Stress and Your Life

Reviewed Jul 18, 2017

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Summary

  • We feel stressed when demands on our time and energy outweigh our resources and skills for coping.
  • Too much stress shows up through our health, feelings and actions, and affects all areas life.

Stress is part of life for all people. Some people carry heavy burdens—either by chance or by choice. Some people cope with routine pressures and unexpected challenges better than others. All these things contribute to the daily stress you feel.

Stress becomes a problem when it takes a toll on your health or well-being.

Why do I feel so stressed?

We feel stressed when demands on our time and energy outweigh our resources and skills for coping. This extra “weight on our shoulders” shows up through our health, feelings and actions. For instance, you may notice that you get sick easily when you are stressed out. You may worry a lot or have no energy. Or, you may be cranky and snap at your kids or partner for no reason.

Our stress level goes up and down over the course of our lifetime, and we can’t always predict stressful moments. Some situations and stages of life tend to be more stressful than others, such as:

  • Planning a wedding
  • Having a baby
  • Raising children
  • Getting divorced
  • Losing or changing jobs
  • Moving
  • Caregiving for an aging parent
  • Dealing with a serious or long-term illness
  • Death of a loved one

How can stress create problems in my life?

In the short-term, stress can help us to perform our best or overcome a challenge. But stress that builds up or lasts a long time can create problems at work or school, at home and with relationships.

The following stories describe real ways that stress can take a toll in your life. See if you identify how stress affects Jim and Nancy’s routines, feelings, choices and outlook.

Jim wakes up to the sound of his alarm every morning. He seldom feels refreshed because he often gets up in the middle of the night and has trouble falling back asleep. He skips breakfast so he can get a head start on his commute. Stuck in traffic for nearly an hour, Jim dwells on the many projects waiting for him at work. He tries to think about how he will tackle each task, but just feels overwhelmed. Once at work, Jim can feel his blood pressure rise as he enters the building. He feels unmotivated and unsupported. By evening, Jim is tired and cranky. He wants to engage with his family. But instead, he pours a drink and tunes out his wife and kids.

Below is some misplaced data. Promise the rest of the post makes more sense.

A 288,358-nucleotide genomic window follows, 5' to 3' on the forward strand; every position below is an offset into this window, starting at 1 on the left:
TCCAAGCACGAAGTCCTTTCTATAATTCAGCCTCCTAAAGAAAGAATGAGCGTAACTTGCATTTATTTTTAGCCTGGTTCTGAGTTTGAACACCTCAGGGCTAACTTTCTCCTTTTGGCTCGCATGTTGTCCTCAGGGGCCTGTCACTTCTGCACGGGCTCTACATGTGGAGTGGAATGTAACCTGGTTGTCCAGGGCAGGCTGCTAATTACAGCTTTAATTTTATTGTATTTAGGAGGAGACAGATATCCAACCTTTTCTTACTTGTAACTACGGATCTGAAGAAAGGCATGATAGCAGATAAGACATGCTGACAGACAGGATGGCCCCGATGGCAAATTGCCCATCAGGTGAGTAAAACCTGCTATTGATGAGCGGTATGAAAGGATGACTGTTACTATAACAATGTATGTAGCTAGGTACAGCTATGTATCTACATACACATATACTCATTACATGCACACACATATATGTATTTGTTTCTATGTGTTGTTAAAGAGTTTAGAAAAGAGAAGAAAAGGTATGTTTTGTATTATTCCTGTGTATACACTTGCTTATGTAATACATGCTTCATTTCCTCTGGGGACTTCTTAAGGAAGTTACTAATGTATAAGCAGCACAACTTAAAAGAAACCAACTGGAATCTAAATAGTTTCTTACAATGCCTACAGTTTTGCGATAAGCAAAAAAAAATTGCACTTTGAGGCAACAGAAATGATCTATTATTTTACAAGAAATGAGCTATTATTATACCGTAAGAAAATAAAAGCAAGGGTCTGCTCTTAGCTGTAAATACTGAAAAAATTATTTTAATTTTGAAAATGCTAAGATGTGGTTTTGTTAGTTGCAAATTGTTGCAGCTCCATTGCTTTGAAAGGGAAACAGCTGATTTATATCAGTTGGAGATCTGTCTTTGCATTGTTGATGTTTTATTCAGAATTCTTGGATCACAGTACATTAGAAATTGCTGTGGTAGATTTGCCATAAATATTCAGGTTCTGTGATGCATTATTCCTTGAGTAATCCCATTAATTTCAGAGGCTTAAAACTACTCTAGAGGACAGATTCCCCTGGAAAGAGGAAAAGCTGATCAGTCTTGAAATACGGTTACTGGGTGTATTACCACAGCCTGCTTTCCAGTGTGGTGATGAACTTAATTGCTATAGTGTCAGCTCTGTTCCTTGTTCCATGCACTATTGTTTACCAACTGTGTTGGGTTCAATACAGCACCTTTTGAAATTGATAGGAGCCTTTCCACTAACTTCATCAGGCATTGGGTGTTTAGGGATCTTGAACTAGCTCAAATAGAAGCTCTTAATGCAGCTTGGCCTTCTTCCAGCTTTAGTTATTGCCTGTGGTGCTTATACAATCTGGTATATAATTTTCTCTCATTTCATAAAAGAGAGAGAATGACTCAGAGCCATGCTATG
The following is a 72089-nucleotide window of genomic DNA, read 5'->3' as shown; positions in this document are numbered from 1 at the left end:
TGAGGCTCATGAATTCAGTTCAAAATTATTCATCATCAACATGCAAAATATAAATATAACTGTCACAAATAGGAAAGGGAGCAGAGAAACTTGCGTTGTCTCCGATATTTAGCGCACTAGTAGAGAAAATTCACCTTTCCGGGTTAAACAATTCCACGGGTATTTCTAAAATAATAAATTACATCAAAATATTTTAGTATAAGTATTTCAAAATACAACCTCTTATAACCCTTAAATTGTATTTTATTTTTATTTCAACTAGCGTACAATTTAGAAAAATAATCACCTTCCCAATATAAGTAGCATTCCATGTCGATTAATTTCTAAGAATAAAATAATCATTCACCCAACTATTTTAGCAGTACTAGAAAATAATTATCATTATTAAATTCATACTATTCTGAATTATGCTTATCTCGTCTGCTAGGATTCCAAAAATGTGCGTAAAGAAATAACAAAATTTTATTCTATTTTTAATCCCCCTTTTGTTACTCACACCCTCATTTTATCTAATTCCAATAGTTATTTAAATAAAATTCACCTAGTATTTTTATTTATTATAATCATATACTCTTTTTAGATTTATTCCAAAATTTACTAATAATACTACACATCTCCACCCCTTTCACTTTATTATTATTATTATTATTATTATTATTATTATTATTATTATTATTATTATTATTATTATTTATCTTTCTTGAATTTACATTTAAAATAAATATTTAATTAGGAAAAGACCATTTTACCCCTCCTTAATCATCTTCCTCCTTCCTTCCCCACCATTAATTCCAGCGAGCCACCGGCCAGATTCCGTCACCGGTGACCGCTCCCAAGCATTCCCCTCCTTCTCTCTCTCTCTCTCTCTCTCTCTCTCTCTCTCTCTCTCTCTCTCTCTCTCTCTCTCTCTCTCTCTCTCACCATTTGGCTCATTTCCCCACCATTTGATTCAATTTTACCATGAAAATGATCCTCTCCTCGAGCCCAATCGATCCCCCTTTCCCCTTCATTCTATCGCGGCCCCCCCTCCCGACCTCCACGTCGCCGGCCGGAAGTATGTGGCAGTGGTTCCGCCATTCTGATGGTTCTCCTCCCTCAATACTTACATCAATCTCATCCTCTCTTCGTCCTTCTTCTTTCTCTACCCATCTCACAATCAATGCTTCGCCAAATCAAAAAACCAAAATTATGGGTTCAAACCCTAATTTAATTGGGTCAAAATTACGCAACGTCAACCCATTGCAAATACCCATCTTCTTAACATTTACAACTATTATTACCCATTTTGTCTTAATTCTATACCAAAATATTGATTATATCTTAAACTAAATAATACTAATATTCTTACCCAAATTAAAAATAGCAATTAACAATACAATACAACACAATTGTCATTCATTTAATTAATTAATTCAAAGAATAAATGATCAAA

Nancy’s mother, Jan, moved in with her family about a year ago after Jan had surgery. The plan was to help Jan through the first part of her recovery until she could live on her own again. But Jan since has had new health problems come up. She also resists moving out. Nancy spends most of her day caring for Jan or taking her to and from various appointments. She has had to give up most of her own interests and has no time for herself. Nancy also had to cancel an anniversary trip with her husband. Nancy loves her mom, but she resents her situation. This makes her feel guilty. She turns to “comfort” food when feeling down, and she has recently put on weight. She feels trapped.

Jim and Nancy’s stories make it easy to see how stress can spill over into all areas of life. Stressful situations that go on and on can destroy health, relationships and lives.

What can I do if I feel trapped by my stress?

To reduce your stress level and reclaim your life, you have two choices:

  1. Change your situation, if you can. Set limits. Plan ahead. Prioritize. Get help.
  2. Find ways to manage stress. Try relaxation techniques. Learn meditation skills. Learn deep breathing techniques. Start an aerobic exercise routine. Vent to friends or loved ones.

If you cannot cope with stress or if stress is creating problems in your life, call your doctor or a mental health provider. They can help you identify stressors you can control and come up with strategies to tackle stressors you cannot avoid. Consider cognitive-behavioral therapy to identify your automatic negative thoughts, feelings, and the behaviors so that you can strategically generate more positive attitudes and outcomes.

Resources

American Psychological Association
(800) 374-2721 or (202) 336-5500
www.apa.org

National Institute of Mental Health
(866) 615-6464 or (301) 443-4513
www.nimh.nih.gov

Mental Health America
(800) 969-6642 or (703) 684-7722
www.mentalhealthamerica.net

American Institute of Stress
(914) 963-1200
www.stress.org

Stress Management: Approaches for Preventing & Reducing Stress. Harvard Health Publications, 2011.

By Christine Martin
Source: American Psychological Association; National Institute of Mental Health; Stress Management: Approaches for Preventing & Reducing Stress. Harvard Health Publications, 2011. Shellenbarger, Sue. (2012) "When stress is good for you." Wall Street Journal. D1.
Reviewed by Lily Awad, MD, Associate Medical Director, Massachusetts Behavioral Health Partnership